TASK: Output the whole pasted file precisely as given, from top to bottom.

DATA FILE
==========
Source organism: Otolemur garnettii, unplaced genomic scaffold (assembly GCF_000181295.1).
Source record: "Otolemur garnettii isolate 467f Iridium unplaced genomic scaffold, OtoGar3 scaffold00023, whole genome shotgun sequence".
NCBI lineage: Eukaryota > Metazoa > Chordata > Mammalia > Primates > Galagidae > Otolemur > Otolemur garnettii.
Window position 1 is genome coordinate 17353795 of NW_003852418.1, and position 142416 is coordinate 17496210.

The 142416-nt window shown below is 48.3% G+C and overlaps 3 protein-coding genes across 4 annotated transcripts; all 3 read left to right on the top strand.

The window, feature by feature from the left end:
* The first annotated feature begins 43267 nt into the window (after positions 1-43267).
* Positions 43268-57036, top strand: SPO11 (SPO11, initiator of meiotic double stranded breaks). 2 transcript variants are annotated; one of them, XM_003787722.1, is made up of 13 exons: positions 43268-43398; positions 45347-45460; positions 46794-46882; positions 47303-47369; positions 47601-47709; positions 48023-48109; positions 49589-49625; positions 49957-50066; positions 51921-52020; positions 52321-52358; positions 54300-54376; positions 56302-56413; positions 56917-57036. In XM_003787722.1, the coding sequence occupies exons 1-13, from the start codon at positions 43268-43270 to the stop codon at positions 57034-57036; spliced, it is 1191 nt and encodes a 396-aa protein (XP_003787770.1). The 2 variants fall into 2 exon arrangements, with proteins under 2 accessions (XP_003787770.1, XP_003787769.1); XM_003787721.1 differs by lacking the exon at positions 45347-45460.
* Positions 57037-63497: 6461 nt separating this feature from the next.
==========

Source organism: Otolemur garnettii, unplaced genomic scaffold (assembly GCF_000181295.1).
Source record: "Otolemur garnettii isolate 467f Iridium unplaced genomic scaffold, OtoGar3 scaffold00023, whole genome shotgun sequence".
NCBI lineage: Eukaryota > Metazoa > Chordata > Mammalia > Primates > Galagidae > Otolemur > Otolemur garnettii.
Window position 1 is genome coordinate 17353795 of NW_003852418.1, and position 142416 is coordinate 17496210.

The 142416-nt window shown below is 48.3% G+C and overlaps 3 protein-coding genes across 4 annotated transcripts; all 3 read left to right on the top strand.

The window, feature by feature from the left end:
* The first annotated feature begins 43267 nt into the window (after positions 1-43267).
* Positions 43268-57036, top strand: SPO11 (SPO11, initiator of meiotic double stranded breaks). 2 transcript variants are annotated; one of them, XM_003787722.1, is made up of 13 exons: positions 43268-43398; positions 45347-45460; positions 46794-46882; positions 47303-47369; positions 47601-47709; positions 48023-48109; positions 49589-49625; positions 49957-50066; positions 51921-52020; positions 52321-52358; positions 54300-54376; positions 56302-56413; positions 56917-57036. In XM_003787722.1, the coding sequence occupies exons 1-13, from the start codon at positions 43268-43270 to the stop codon at positions 57034-57036; spliced, it is 1191 nt and encodes a 396-aa protein (XP_003787770.1). The 2 variants fall into 2 exon arrangements, with proteins under 2 accessions (XP_003787770.1, XP_003787769.1); XM_003787721.1 differs by lacking the exon at positions 45347-45460.
* Positions 57037-63497: 6461 nt separating this feature from the next.